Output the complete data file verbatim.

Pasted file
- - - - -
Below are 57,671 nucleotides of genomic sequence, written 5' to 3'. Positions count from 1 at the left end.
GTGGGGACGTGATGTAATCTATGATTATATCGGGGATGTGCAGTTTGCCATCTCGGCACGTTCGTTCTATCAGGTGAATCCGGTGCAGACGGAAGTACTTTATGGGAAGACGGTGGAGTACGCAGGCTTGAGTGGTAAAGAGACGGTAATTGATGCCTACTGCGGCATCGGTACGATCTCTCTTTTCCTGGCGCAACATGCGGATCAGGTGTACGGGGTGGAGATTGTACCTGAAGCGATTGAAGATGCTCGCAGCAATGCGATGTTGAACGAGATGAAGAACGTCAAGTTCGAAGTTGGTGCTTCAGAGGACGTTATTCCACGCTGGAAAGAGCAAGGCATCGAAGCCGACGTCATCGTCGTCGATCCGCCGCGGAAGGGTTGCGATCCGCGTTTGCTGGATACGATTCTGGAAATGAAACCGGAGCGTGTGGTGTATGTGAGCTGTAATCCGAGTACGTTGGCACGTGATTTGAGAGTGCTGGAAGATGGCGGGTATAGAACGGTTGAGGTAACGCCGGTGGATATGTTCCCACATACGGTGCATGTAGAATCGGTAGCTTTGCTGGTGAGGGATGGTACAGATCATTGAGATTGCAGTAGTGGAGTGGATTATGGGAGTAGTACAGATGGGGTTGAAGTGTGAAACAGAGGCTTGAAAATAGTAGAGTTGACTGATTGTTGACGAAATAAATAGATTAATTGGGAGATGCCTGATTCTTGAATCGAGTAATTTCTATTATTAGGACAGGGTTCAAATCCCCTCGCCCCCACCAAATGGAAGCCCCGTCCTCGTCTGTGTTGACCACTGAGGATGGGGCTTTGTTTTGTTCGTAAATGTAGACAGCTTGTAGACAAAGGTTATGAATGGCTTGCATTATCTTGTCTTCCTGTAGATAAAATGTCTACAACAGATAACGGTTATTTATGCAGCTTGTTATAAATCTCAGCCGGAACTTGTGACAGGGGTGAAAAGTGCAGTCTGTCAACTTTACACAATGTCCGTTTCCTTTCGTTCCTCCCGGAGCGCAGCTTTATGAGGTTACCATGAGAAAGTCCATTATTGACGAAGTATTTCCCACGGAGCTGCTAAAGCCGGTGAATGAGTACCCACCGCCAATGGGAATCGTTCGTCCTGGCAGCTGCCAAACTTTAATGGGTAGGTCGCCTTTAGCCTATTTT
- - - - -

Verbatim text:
Below are 57,671 nucleotides of genomic sequence, written 5' to 3'. Positions count from 1 at the left end.
GTGGGGACGTGATGTAATCTATGATTATATCGGGGATGTGCAGTTTGCCATCTCGGCACGTTCGTTCTATCAGGTGAATCCGGTGCAGACGGAAGTACTTTATGGGAAGACGGTGGAGTACGCAGGCTTGAGTGGTAAAGAGACGGTAATTGATGCCTACTGCGGCATCGGTACGATCTCTCTTTTCCTGGCGCAACATGCGGATCAGGTGTACGGGGTGGAGATTGTACCTGAAGCGATTGAAGATGCTCGCAGCAATGCGATGTTGAACGAGATGAAGAACGTCAAGTTCGAAGTTGGTGCTTCAGAGGACGTTATTCCACGCTGGAAAGAGCAAGGCATCGAAGCCGACGTCATCGTCGTCGATCCGCCGCGGAAGGGTTGCGATCCGCGTTTGCTGGATACGATTCTGGAAATGAAACCGGAGCGTGTGGTGTATGTGAGCTGTAATCCGAGTACGTTGGCACGTGATTTGAGAGTGCTGGAAGATGGCGGGTATAGAACGGTTGAGGTAACGCCGGTGGATATGTTCCCACATACGGTGCATGTAGAATCGGTAGCTTTGCTGGTGAGGGATGGTACAGATCATTGAGATTGCAGTAGTGGAGTGGATTATGGGAGTAGTACAGATGGGGTTGAAGTGTGAAACAGAGGCTTGAAAATAGTAGAGTTGACTGATTGTTGACGAAATAAATAGATTAATTGGGAGATGCCTGATTCTTGAATCGAGTAATTTCTATTATTAGGACAGGGTTCAAATCCCCTCGCCCCCACCAAATGGAAGCCCCGTCCTCGTCTGTGTTGACCACTGAGGATGGGGCTTTGTTTTGTTCGTAAATGTAGACAGCTTGTAGACAAAGGTTATGAATGGCTTGCATTATCTTGTCTTCCTGTAGATAAAATGTCTACAACAGATAACGGTTATTTATGCAGCTTGTTATAAATCTCAGCCGGAACTTGTGACAGGGGTGAAAAGTGCAGTCTGTCAACTTTACACAATGTCCGTTTCCTTTCGTTCCTCCCGGAGCGCAGCTTTATGAGGTTACCATGAGAAAGTCCATTATTGACGAAGTATTTCCCACGGAGCTGCTAAAGCCGGTGAATGAGTACCCACCGCCAATGGGAATCGTTCGTCCTGGCAGCTGCCAAACTTTAATGGGTAGGTCGCCTTTAGCCTATTTT